The Sportsbooks Rush Street Beat Out To Win Lottery’s CT Sports Betting Skin

Posted on August 13, 2021
CT sports betting
Posted By on August 13, 2021

Rush Street Interactive beat some pretty big US sports betting names with its bid for the third and final CT sports betting license.

RSI beat out four other bidders to win the 10-year sports betting contract with the Connecticut Lottery, Chairman Rob Simmelkjaer told LSR:

  • Caesars
  • MGM Resorts
  • Penn National
  • PointsBet

All five entered binding bids to launch online CT sportsbooks that would compete with DraftKings Sportsbook and FanDuel Sportsbook. Rush Street’s financial offer and experience in retail were two big reasons for the win, Simmelkjaer said.

The brand has still not been determined. It cannot be BetRivers because that is too close to Rush Street’s Rivers brand of land-based casinos, a stipulation in the new gaming agreement.

Other proposed CT sports betting brands

Because of those branding requirements, the offerings from Caesars and MGM would have looked different as well.

Caesars would not have been a total shock: it proposed mainly using the William Hill brand, along with another local option. That would have gone against its recently launched national branding campaign for Caesars Sportsbook, though, which replaced the William Hill brand in much of the US.

MGM, meanwhile, proposed the SportingBet brand. That brand belongs to its BetMGM joint venture partner Entain and is used in Europe. Because there are casinos with MGM in the name, the BetMGM brand was not allowed.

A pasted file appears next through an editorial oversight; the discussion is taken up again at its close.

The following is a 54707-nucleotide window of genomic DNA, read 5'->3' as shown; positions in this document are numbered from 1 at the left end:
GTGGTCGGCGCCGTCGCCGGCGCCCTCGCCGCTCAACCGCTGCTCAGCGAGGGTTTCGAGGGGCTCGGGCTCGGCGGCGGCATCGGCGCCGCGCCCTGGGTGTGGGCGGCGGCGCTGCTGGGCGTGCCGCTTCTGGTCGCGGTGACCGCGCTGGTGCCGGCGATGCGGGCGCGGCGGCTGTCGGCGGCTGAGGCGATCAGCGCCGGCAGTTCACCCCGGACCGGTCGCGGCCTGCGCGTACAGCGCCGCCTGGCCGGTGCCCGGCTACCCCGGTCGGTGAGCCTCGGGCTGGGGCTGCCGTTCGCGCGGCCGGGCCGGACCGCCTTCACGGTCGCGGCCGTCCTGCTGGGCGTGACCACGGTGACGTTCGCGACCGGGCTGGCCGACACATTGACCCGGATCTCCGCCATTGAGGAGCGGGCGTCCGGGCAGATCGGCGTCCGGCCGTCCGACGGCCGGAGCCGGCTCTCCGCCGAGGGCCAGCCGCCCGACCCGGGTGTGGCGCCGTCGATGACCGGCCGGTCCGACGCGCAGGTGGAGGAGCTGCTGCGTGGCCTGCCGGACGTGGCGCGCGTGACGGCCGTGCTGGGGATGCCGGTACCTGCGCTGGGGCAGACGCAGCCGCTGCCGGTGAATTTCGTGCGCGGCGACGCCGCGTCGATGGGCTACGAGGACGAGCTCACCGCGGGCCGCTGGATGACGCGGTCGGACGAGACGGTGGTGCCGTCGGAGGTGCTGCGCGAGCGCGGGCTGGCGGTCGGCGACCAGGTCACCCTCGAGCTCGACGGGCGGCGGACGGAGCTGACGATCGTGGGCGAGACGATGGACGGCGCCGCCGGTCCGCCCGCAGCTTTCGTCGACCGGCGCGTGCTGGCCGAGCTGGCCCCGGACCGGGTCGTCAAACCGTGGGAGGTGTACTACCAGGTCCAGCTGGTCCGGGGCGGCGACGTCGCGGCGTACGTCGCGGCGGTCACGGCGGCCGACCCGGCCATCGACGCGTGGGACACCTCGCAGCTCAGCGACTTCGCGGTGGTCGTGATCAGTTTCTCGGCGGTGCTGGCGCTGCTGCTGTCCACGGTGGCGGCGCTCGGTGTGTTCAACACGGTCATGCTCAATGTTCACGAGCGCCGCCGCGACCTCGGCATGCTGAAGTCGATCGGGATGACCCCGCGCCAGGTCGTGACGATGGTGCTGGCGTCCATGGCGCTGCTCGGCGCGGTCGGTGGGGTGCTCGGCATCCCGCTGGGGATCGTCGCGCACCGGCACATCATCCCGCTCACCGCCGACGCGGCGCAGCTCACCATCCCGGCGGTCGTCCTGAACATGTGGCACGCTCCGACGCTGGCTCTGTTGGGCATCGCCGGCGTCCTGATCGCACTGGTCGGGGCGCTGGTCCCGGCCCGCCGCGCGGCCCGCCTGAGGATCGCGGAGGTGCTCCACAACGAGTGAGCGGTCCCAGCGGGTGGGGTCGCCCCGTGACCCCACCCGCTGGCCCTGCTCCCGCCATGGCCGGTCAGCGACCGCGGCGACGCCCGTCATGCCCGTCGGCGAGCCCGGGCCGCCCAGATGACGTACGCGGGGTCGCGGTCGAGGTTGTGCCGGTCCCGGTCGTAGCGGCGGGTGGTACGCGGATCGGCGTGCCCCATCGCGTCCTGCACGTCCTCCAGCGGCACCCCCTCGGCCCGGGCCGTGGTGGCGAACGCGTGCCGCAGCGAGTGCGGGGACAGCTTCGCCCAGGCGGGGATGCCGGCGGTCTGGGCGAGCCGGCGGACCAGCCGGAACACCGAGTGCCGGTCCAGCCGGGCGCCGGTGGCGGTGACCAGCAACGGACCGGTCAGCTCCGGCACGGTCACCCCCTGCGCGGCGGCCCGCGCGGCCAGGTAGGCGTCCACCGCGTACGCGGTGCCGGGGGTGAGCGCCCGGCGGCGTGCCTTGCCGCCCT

Barstool Sportsbook and PointsBet do not share their brands with any land-based casinos, so those brands would have been allowed.

FanDuel was one of the 15 brands that responded to the request for qualifications but did not follow through with a bid. That is because it was working to get a deal with the Mohegan Indians behind the scenes, bumping Kambi out briefly. Rush Street’s win brings Kambi back into Connecticut.

Rush Street could use SugarHouse brand

One option that the Lottery is comfortable with is Rush Street using the SugarHouse brand in Connecticut, Simmelkjaer said. That brand started as a land-based casino in Philadelphia that is now named Rivers Philadelphia.

“We know they’ve invested heavily in SugarHouse in New Jersey and other states and we are very comfortable going with that approach,” said Simmelkjaer. “But there are some other brands and conversations that are still happening as well so there could be another brand that we wind up working with.”

Those conversations do not sound like they have a hard-stop date before launch, which Simmelkjaer hopes will be early in the NFL betting season:

“We could launch with one brand and quickly pivot to another.”

Not all CT sports betting bids financially equal

Rush Street offered the highest revenue share, which will be a majority of net gaming revenue, as well as $170 million guaranteed over the contract. That was nearly double the $95 million minimum guarantee, which Simmelkjaer said was a “significant factor.”

Simmelkjaer made it known he was looking for a strong revenue share. Not every bid came with that.

“I can say there were some that were at or above 50%, Rush Street was the highest,” Simmelkjaer said. “But there were some that were below 50% as well, some that were still somewhat well below 50% and that was definitely a big factor.”

Matthew Waters Avatar
Written by
Matthew Waters

Matthew Waters is a reporter covering legal sports betting and the gambling industry. Previous stops include Fantini Research and various freelance jobs covering professional and amateur sports in Delaware and the Philadelphia area.

View all posts by Matthew Waters
Privacy Policy